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Sports Specific Training

Performance has a mixed definition depending on the motivations of the athletes and their supporters. Goals may vary from physical achievement in skills performance to win-loss records in youth sports.

A.1 Sports specific skills: Individual sports naturally have greater demands on specific muscle groups. Hence for a, foot ball quarter back training routine design is emphasized on upper torso for throwing. For a track and field hurdler, lower extreme development is more apt.

B.2 Sport technique execution: Improper technique, asymmetric routines and repetitive maneuvers.

B.2.a Improper technique: Valuable information is gained by monitoring the technical execution of various training routines in sport. For example, Long distance runner who displays improper technique with excessive twisting pelvic sway or straightened knee strike, which is considered as a poor running technique, can induce problems such as Pyriformis syndrome, in which sciatic nerve is sandwiched between Pyriformis and gamellus muscles in the pelvic region, causing radiating pain into leg, tingling etc.

Other examples include improper landing in running by foot ball, tennis players results in ACL injury (ligament injury of the knee). Practising proper technique is the most important task in training to avoid unnecessary problems.

B.2.b Asymmetric Routines: A common place example is with competitive weight lifting, in which a clean and jerk maneuver explosively lifts heavy barbell weights over weight lifter’s head. This maneuver is often performed with one leg repetitively thrusting forward and the other leg thrusting backward for balance. By failing to alternate both legs to ensure symmetric training, individual muscle groups become over trained. These over trained muscle groups overpower their opposite muscles. As a result weight lifters can develop functional scoliosis (side bending of spine). The coaches are needed to be aware of the potential consequences of asymmetry while designing their training regimens.

B.2.c Repetitive maneuvers: Repetitive motion creates fatigue stress. Ballet maneuvers represent such repetitive motion injuries. The repetitive extremes of rolling of foot, known as sickling raises the body up to the point position on the toes. This action jams the os trigonum bones behind the ankle and fatigues the big toe tendons resulting polyp formation or tears. at times fracture of the bones behind the ankle. The coach should be able to identify the fatigue and stress caused due to repetitive motion and take appropriate measures.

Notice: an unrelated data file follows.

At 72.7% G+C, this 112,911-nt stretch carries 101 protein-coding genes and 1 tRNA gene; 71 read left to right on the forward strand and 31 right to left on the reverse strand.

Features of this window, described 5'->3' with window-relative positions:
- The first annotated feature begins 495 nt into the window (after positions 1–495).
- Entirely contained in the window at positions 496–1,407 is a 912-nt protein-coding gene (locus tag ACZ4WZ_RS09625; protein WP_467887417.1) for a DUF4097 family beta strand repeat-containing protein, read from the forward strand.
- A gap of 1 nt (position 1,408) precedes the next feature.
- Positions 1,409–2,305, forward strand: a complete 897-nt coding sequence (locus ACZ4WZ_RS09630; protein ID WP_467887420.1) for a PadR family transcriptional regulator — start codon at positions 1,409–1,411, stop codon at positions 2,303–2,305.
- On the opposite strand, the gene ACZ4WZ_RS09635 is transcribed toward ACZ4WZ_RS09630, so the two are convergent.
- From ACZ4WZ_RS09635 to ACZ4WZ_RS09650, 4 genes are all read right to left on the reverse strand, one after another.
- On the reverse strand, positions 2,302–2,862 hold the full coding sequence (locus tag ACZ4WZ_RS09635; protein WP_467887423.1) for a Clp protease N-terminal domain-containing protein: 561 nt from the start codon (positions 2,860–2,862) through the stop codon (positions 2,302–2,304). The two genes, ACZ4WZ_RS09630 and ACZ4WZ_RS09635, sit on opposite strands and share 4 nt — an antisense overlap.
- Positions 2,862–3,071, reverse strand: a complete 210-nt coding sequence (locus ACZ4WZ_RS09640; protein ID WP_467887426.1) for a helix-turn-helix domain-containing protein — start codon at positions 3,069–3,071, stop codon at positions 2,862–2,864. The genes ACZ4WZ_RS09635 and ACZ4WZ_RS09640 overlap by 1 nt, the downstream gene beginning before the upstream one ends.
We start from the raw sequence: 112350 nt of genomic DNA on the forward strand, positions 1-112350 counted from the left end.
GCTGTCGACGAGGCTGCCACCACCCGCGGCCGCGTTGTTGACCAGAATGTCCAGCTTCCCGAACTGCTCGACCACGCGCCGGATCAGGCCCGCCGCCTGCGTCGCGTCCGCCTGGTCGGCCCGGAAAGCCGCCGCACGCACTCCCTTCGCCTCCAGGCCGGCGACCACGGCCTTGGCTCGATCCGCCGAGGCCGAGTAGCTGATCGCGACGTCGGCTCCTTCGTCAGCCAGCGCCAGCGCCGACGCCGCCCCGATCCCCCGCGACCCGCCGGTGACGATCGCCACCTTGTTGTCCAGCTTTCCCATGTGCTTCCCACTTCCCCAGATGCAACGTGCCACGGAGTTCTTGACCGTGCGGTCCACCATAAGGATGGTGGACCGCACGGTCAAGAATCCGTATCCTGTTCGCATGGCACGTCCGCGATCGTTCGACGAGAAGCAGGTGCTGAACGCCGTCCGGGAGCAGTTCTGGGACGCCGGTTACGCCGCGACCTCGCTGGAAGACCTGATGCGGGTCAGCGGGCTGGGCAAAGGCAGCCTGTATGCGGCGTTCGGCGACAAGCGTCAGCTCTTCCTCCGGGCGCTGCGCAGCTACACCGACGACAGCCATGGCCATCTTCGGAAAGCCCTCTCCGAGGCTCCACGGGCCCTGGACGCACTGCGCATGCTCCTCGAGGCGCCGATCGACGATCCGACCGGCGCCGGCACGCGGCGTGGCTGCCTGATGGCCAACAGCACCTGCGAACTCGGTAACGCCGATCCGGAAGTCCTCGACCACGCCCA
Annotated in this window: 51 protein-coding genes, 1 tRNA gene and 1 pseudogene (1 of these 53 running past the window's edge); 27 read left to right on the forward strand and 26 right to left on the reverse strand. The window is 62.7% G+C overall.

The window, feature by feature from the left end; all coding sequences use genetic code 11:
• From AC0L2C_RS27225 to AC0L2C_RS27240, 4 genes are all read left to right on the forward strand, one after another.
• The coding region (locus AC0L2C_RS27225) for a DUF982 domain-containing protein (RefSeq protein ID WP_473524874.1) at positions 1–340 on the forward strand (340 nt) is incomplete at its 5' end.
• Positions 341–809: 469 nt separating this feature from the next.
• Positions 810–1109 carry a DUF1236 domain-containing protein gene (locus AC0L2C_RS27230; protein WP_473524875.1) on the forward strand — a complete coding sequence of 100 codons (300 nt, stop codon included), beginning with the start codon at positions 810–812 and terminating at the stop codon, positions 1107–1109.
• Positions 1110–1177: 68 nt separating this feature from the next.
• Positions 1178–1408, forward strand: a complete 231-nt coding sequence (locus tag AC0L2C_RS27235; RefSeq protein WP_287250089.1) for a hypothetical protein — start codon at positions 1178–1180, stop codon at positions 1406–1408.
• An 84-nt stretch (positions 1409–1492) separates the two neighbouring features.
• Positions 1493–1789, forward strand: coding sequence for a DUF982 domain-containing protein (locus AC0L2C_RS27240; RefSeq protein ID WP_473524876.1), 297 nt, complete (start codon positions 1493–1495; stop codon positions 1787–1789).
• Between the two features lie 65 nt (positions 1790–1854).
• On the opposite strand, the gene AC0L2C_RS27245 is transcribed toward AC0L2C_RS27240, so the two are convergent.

Performance Peaking: A major goal in the principles of cyclic training is enhancement of peak performance throughout the athletic season. Periodization is best defined as a system for applied cyclic variances in training intensity and workload throughout the competitive season to acclimate the athlete’s body to reach higher levels of performance in avoidance of fatigue or injury.

This step graded approach super compensates the athlete to achieve higher levels of performance and endurance. In general, the cyclic 3:1 Day rule is instituted by trainers and coaches to accomplish this cyclic task. Athletic training is progressively intensified over 3 days and then followed immediately by a mandatory 1 day rest for recovery and protein synthesis.

c.1 Micropeaking: Micropeaking is defined as a period of four daily practise sessions in which athlete’s body is gradually stressed to higher levels of performance in three of four sessions. The fourth session becomes the vital period of rest. After the rest session is completed, a new cycle of training starts.

c.2 Macropeaking: Macropeaking is best defined as monthly cycle of several weeklong sessions graduated over the course of the entire season, peaking the athlete three quarters of the way through the season to maximise the performance. With macro peaking principles, workout sessions tend to increase in their intensity and load over 3 weeks of workouts followed by 1 week of low level activity for rest and rebound.

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